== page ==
My run-and-gun video bag

So this is the bag I take with me everyday:

It's from a company called f-stop and this is one of their new Millar range. My philosophy with the gear I carry around daily is that I should be able to cover anything which comes up in whatever moment I come across, without having to carry a back-breaking amount of gear. I don't carry a DSRL with me because, to be brutally honest, my iPhone 6 Plus does a good enough job in capturing stills while I walk around, and I love the immediacy of being able to edit on the phone and post online on the go. Will this mean I will come across situations where I wish I had some decent glass on me to shoot stills? Sure. But my iPhone will cover most daily situations.

What it won't cover is video. The biggest reason for this, is that I only have the 16GB iPhone and I'm always running out of space, so video is not an option.

So back to the bag.

This is what's inside:

  1. The Black Magic Pocket Cinema Camera (with 64GB Sandisk Extreme Pro)
  2. Lumix 12-35mm f2.8
  3. Variable ND Filter (to control light and keep the aperture down)
  4. Extra batteries (EN-EL20's)
  5. Zacuto Z-Finder for BMPCC
  6. Manfrotto PIXI Tripod (which also doubles as a grip handle)
  7. Zoom H1 Audio Recorder (with pop filter)
  8. Rode Smart Lav (with Rode SC3 adapter)
  9. 1TB External Hard Drive
  10. Cold shoe adapter for mounting the Zoom off camera
  11. Kindle
  12. iPad
  13. Headphones
  14. Soft cloth
  15. Business cards

With this little kit I can be very mobile whilst producing super high quality video if the need, or want, arises. I use the Zoom H1 to jack audio straight into the side of the Black Magic Pocket, because the onboard mic is only really good for reference audio. The table top tripod means that I can rest the camera on a surface for stable shots, or fold the legs together and use it like a grip. When you have the viewfinder against your face and you're holding the grip as shown here, you can actually achieve pretty stable run-and-gun shooting due to the two body contact points.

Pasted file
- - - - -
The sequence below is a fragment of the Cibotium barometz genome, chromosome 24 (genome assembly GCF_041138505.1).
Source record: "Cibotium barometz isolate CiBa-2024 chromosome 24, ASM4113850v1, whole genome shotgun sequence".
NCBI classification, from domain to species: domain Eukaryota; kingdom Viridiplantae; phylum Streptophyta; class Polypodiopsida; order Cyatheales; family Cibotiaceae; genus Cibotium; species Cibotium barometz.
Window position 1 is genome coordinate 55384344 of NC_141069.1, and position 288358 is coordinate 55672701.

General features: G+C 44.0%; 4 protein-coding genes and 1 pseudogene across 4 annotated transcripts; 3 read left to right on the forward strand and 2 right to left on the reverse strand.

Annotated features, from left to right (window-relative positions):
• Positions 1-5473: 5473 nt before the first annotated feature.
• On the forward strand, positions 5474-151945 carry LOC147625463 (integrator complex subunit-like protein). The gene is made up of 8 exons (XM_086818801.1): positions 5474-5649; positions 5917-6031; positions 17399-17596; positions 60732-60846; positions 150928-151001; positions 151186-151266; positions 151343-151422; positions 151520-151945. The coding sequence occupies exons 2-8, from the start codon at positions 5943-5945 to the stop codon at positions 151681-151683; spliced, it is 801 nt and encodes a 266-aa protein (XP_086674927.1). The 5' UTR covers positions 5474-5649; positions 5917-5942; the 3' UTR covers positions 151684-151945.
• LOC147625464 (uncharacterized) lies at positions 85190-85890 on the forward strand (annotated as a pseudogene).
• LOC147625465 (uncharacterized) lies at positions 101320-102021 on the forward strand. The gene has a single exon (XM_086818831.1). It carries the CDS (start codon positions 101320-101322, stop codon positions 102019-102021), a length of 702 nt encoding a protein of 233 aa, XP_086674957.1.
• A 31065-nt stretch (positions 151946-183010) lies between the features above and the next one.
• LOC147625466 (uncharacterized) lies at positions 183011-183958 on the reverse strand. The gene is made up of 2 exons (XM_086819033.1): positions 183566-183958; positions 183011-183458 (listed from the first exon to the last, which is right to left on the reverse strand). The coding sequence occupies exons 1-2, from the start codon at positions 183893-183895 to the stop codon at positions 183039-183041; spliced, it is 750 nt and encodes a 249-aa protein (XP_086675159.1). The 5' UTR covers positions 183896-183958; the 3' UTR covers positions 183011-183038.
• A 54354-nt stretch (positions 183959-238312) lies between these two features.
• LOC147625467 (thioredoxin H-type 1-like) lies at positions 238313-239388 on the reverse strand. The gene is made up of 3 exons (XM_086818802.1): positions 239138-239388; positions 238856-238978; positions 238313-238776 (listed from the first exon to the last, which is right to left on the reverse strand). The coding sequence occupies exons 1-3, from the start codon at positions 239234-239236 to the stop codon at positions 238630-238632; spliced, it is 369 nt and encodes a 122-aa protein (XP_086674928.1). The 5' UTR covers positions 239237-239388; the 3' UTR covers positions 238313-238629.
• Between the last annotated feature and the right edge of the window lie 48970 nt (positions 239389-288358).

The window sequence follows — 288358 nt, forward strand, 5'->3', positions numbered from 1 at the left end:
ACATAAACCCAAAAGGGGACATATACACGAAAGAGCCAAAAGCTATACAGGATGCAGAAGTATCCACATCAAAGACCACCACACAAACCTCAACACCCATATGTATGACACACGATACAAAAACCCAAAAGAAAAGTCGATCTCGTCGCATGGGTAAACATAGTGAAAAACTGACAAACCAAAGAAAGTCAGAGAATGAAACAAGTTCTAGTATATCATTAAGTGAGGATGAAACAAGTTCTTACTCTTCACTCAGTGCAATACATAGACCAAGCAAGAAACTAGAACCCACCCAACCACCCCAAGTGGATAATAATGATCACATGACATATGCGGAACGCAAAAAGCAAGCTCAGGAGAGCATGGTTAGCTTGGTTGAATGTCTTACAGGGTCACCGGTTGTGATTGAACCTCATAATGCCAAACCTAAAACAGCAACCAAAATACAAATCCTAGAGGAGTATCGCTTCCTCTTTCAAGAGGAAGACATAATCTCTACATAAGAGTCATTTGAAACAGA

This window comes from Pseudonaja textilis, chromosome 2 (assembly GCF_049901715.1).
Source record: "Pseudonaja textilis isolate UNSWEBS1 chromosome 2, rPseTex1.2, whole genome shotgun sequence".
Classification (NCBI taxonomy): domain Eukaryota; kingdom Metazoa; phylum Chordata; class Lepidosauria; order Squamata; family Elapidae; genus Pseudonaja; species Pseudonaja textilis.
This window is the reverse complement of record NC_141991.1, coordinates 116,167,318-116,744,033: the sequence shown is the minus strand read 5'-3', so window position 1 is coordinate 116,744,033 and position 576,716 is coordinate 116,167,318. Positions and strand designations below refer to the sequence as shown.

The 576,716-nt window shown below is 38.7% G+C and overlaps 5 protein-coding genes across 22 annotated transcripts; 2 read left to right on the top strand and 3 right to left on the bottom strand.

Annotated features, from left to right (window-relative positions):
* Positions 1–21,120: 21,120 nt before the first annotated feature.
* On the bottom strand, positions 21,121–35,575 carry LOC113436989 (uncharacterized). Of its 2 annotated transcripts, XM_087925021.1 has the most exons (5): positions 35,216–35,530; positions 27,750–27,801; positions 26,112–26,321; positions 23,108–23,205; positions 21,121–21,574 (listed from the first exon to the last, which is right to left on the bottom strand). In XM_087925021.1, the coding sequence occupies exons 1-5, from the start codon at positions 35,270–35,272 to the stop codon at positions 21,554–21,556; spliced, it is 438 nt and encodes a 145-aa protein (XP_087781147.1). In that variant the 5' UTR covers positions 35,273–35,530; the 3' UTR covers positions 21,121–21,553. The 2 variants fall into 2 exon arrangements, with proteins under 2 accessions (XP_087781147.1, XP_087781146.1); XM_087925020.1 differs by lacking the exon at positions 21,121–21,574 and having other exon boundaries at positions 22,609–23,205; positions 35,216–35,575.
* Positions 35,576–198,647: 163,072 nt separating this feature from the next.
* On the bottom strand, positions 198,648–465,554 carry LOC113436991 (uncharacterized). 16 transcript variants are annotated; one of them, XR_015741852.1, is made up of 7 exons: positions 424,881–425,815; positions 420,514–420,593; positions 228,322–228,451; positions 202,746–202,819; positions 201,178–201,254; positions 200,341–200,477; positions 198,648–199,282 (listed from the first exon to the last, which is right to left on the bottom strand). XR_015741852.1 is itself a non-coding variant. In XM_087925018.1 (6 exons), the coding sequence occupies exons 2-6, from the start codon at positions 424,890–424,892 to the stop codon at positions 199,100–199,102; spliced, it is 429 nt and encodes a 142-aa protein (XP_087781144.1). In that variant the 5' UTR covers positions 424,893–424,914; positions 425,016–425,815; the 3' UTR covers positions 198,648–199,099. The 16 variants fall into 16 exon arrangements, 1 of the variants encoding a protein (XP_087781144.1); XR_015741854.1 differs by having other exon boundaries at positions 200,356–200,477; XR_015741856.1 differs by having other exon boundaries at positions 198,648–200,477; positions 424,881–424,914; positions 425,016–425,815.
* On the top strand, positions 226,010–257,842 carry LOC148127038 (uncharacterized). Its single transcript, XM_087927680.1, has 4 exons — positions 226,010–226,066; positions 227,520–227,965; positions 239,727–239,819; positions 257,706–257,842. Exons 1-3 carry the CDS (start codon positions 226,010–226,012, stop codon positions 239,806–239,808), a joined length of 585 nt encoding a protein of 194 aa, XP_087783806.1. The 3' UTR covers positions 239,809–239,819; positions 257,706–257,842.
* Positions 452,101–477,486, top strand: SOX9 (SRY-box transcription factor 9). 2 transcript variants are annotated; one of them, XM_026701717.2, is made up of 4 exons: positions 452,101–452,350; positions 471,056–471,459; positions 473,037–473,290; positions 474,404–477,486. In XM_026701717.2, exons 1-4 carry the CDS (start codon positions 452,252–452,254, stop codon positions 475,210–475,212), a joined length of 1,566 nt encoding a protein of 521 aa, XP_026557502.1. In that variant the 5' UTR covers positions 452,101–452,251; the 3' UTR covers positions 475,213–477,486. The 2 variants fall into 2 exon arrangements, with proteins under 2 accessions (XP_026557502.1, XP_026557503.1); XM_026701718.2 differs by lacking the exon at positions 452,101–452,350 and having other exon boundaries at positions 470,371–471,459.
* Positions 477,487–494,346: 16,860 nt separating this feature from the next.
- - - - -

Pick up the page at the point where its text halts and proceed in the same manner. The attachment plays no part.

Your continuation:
Of course it would be nice to have a series of fast primes but that defeats the object of keeping the kit small. I find that 12-35mm (36-105mm taking the crop factor into account) gives me all the range I want, and I can achieve f2.8 in any situation, even direct sunlight, thanks to the variable ND filter, and that is plenty. Speaking of direct sunlight; I have found the Zacuto to be essential with this camera for keeping with screen visible.


If I am recoding audio from someone speaking and really want to make sure I capture that well, then I pull out the Rode Smartlav.

By attaching the Smartlav to the Zoom H1 (you will need the SC3 adapter) and placing the Zoom in the pocket of whoever I happen to be interviewing, I can ensure that I won't miss a word. I have recorded audio like this in a loud club setting with people shouting and music blaring, and still been able to hear every word. I will need to sync audio in post, but this usually only takes a moment. 

So for me this is a perfect little set up. The bag is small and light weight, even with all this kit; but if I found myself in a situation where I needed to film I am confident that I would be able to produce something of a very high quality. This would actually make the perfect roving reporter's bag in my opinion.

I'll leave you with a quick little video I shot with my wife in New York a couple of weeks ago, just on the spur of the moment because I had this set up with me: